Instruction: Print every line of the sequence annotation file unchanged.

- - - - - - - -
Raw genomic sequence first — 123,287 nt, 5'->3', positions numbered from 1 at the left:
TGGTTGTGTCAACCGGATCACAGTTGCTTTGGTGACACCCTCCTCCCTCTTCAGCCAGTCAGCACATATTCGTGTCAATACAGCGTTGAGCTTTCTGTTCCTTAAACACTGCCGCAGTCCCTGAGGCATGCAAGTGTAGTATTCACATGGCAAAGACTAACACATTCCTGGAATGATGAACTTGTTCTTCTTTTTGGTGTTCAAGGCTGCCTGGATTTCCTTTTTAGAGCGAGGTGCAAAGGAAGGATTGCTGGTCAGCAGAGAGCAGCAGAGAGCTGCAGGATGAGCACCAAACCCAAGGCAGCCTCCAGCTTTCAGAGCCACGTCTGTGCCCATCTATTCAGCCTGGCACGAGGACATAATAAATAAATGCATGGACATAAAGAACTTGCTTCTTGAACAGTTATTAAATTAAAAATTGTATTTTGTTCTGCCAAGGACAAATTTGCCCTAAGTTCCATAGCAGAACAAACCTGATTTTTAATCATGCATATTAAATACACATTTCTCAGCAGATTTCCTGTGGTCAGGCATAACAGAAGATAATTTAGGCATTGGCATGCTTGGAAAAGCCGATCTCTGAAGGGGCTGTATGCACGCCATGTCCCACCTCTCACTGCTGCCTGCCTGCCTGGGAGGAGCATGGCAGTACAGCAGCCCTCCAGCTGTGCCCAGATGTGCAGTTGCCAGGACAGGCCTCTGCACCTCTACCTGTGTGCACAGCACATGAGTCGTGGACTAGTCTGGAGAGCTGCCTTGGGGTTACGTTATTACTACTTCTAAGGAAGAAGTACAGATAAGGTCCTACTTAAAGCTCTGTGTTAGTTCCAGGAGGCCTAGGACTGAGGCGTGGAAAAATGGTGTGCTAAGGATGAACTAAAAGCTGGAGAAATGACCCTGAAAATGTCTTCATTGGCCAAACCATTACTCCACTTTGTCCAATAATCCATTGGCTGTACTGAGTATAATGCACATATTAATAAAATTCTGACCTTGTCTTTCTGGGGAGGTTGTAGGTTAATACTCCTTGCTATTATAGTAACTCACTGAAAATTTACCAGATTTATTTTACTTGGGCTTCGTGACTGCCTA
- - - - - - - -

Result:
Raw genomic sequence first — 123,287 nt, 5'->3', positions numbered from 1 at the left:
TGGTTGTGTCAACCGGATCACAGTTGCTTTGGTGACACCCTCCTCCCTCTTCAGCCAGTCAGCACATATTCGTGTCAATACAGCGTTGAGCTTTCTGTTCCTTAAACACTGCCGCAGTCCCTGAGGCATGCAAGTGTAGTATTCACATGGCAAAGACTAACACATTCCTGGAATGATGAACTTGTTCTTCTTTTTGGTGTTCAAGGCTGCCTGGATTTCCTTTTTAGAGCGAGGTGCAAAGGAAGGATTGCTGGTCAGCAGAGAGCAGCAGAGAGCTGCAGGATGAGCACCAAACCCAAGGCAGCCTCCAGCTTTCAGAGCCACGTCTGTGCCCATCTATTCAGCCTGGCACGAGGACATAATAAATAAATGCATGGACATAAAGAACTTGCTTCTTGAACAGTTATTAAATTAAAAATTGTATTTTGTTCTGCCAAGGACAAATTTGCCCTAAGTTCCATAGCAGAACAAACCTGATTTTTAATCATGCATATTAAATACACATTTCTCAGCAGATTTCCTGTGGTCAGGCATAACAGAAGATAATTTAGGCATTGGCATGCTTGGAAAAGCCGATCTCTGAAGGGGCTGTATGCACGCCATGTCCCACCTCTCACTGCTGCCTGCCTGCCTGGGAGGAGCATGGCAGTACAGCAGCCCTCCAGCTGTGCCCAGATGTGCAGTTGCCAGGACAGGCCTCTGCACCTCTACCTGTGTGCACAGCACATGAGTCGTGGACTAGTCTGGAGAGCTGCCTTGGGGTTACGTTATTACTACTTCTAAGGAAGAAGTACAGATAAGGTCCTACTTAAAGCTCTGTGTTAGTTCCAGGAGGCCTAGGACTGAGGCGTGGAAAAATGGTGTGCTAAGGATGAACTAAAAGCTGGAGAAATGACCCTGAAAATGTCTTCATTGGCCAAACCATTACTCCACTTTGTCCAATAATCCATTGGCTGTACTGAGTATAATGCACATATTAATAAAATTCTGACCTTGTCTTTCTGGGGAGGTTGTAGGTTAATACTCCTTGCTATTATAGTAACTCACTGAAAATTTACCAGATTTATTTTACTTGGGCTTCGTGACTGCCTA